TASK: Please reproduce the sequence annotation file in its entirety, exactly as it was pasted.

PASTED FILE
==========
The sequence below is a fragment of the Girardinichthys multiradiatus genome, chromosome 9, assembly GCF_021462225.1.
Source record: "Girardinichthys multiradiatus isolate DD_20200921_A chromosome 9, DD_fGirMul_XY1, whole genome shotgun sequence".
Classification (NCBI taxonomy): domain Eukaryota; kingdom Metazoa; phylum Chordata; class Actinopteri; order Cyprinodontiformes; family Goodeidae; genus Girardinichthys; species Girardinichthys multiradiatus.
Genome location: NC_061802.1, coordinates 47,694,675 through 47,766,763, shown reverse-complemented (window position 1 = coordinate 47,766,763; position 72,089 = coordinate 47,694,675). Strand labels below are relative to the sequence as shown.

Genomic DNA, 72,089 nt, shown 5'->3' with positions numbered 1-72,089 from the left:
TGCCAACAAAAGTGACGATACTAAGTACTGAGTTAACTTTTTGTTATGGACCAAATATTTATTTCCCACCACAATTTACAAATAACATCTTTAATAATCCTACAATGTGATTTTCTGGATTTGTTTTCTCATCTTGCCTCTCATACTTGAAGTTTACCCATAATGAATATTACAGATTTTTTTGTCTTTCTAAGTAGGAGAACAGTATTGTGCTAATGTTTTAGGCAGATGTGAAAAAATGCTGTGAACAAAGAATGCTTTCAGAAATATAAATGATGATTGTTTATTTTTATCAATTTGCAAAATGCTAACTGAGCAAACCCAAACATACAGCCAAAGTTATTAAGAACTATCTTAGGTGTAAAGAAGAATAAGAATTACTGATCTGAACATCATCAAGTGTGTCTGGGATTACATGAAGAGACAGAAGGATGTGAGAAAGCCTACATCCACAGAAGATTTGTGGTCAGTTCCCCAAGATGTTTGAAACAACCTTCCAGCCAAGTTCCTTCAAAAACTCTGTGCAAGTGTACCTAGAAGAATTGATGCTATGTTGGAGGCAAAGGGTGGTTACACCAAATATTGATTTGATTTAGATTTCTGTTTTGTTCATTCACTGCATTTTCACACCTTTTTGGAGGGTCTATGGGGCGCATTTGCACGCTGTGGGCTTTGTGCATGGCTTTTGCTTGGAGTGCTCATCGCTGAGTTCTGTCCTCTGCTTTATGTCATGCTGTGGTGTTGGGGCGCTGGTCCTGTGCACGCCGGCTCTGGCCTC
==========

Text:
The sequence below is a fragment of the Girardinichthys multiradiatus genome, chromosome 9, assembly GCF_021462225.1.
Source record: "Girardinichthys multiradiatus isolate DD_20200921_A chromosome 9, DD_fGirMul_XY1, whole genome shotgun sequence".
Classification (NCBI taxonomy): domain Eukaryota; kingdom Metazoa; phylum Chordata; class Actinopteri; order Cyprinodontiformes; family Goodeidae; genus Girardinichthys; species Girardinichthys multiradiatus.
Genome location: NC_061802.1, coordinates 47,694,675 through 47,766,763, shown reverse-complemented (window position 1 = coordinate 47,766,763; position 72,089 = coordinate 47,694,675). Strand labels below are relative to the sequence as shown.

Genomic DNA, 72,089 nt, shown 5'->3' with positions numbered 1-72,089 from the left:
TGCCAACAAAAGTGACGATACTAAGTACTGAGTTAACTTTTTGTTATGGACCAAATATTTATTTCCCACCACAATTTACAAATAACATCTTTAATAATCCTACAATGTGATTTTCTGGATTTGTTTTCTCATCTTGCCTCTCATACTTGAAGTTTACCCATAATGAATATTACAGATTTTTTTGTCTTTCTAAGTAGGAGAACAGTATTGTGCTAATGTTTTAGGCAGATGTGAAAAAATGCTGTGAACAAAGAATGCTTTCAGAAATATAAATGATGATTGTTTATTTTTATCAATTTGCAAAATGCTAACTGAGCAAACCCAAACATACAGCCAAAGTTATTAAGAACTATCTTAGGTGTAAAGAAGAATAAGAATTACTGATCTGAACATCATCAAGTGTGTCTGGGATTACATGAAGAGACAGAAGGATGTGAGAAAGCCTACATCCACAGAAGATTTGTGGTCAGTTCCCCAAGATGTTTGAAACAACCTTCCAGCCAAGTTCCTTCAAAAACTCTGTGCAAGTGTACCTAGAAGAATTGATGCTATGTTGGAGGCAAAGGGTGGTTACACCAAATATTGATTTGATTTAGATTTCTGTTTTGTTCATTCACTGCATTTTCACACCTTTTTGGAGGGTCTATGGGGCGCATTTGCACGCTGTGGGCTTTGTGCATGGCTTTTGCTTGGAGTGCTCATCGCTGAGTTCTGTCCTCTGCTTTATGTCATGCTGTGGTGTTGGGGCGCTGGTCCTGTGCACGCCGGCTCTGGCCTC